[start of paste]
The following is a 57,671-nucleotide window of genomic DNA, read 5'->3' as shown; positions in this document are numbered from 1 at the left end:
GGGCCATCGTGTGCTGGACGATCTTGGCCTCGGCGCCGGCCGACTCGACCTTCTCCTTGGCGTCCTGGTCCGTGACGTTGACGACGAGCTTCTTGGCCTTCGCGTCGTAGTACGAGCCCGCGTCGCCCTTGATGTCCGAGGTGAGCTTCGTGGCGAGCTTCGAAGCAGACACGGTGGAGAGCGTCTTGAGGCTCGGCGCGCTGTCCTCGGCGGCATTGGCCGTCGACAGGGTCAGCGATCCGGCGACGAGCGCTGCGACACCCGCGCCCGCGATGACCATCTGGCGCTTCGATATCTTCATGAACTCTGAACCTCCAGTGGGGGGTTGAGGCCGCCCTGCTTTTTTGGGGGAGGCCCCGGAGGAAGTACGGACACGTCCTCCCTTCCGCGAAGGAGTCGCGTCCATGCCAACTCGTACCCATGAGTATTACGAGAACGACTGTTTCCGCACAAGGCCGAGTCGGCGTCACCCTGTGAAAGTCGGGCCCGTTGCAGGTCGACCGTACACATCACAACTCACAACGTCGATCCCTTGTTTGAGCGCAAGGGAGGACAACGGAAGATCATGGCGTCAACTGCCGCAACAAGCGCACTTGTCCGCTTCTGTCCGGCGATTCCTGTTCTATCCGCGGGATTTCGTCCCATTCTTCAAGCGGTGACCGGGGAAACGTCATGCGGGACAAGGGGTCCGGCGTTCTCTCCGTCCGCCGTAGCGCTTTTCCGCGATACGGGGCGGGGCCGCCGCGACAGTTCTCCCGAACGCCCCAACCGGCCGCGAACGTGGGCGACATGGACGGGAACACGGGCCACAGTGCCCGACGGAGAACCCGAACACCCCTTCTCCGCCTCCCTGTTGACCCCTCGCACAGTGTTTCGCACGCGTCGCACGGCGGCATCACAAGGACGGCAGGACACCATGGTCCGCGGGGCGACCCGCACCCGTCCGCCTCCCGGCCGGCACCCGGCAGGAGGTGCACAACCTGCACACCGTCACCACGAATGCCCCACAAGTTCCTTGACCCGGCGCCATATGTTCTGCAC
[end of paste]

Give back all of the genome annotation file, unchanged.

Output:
The following is a 57,671-nucleotide window of genomic DNA, read 5'->3' as shown; positions in this document are numbered from 1 at the left end:
GGGCCATCGTGTGCTGGACGATCTTGGCCTCGGCGCCGGCCGACTCGACCTTCTCCTTGGCGTCCTGGTCCGTGACGTTGACGACGAGCTTCTTGGCCTTCGCGTCGTAGTACGAGCCCGCGTCGCCCTTGATGTCCGAGGTGAGCTTCGTGGCGAGCTTCGAAGCAGACACGGTGGAGAGCGTCTTGAGGCTCGGCGCGCTGTCCTCGGCGGCATTGGCCGTCGACAGGGTCAGCGATCCGGCGACGAGCGCTGCGACACCCGCGCCCGCGATGACCATCTGGCGCTTCGATATCTTCATGAACTCTGAACCTCCAGTGGGGGGTTGAGGCCGCCCTGCTTTTTTGGGGGAGGCCCCGGAGGAAGTACGGACACGTCCTCCCTTCCGCGAAGGAGTCGCGTCCATGCCAACTCGTACCCATGAGTATTACGAGAACGACTGTTTCCGCACAAGGCCGAGTCGGCGTCACCCTGTGAAAGTCGGGCCCGTTGCAGGTCGACCGTACACATCACAACTCACAACGTCGATCCCTTGTTTGAGCGCAAGGGAGGACAACGGAAGATCATGGCGTCAACTGCCGCAACAAGCGCACTTGTCCGCTTCTGTCCGGCGATTCCTGTTCTATCCGCGGGATTTCGTCCCATTCTTCAAGCGGTGACCGGGGAAACGTCATGCGGGACAAGGGGTCCGGCGTTCTCTCCGTCCGCCGTAGCGCTTTTCCGCGATACGGGGCGGGGCCGCCGCGACAGTTCTCCCGAACGCCCCAACCGGCCGCGAACGTGGGCGACATGGACGGGAACACGGGCCACAGTGCCCGACGGAGAACCCGAACACCCCTTCTCCGCCTCCCTGTTGACCCCTCGCACAGTGTTTCGCACGCGTCGCACGGCGGCATCACAAGGACGGCAGGACACCATGGTCCGCGGGGCGACCCGCACCCGTCCGCCTCCCGGCCGGCACCCGGCAGGAGGTGCACAACCTGCACACCGTCACCACGAATGCCCCACAAGTTCCTTGACCCGGCGCCATATGTTCTGCAC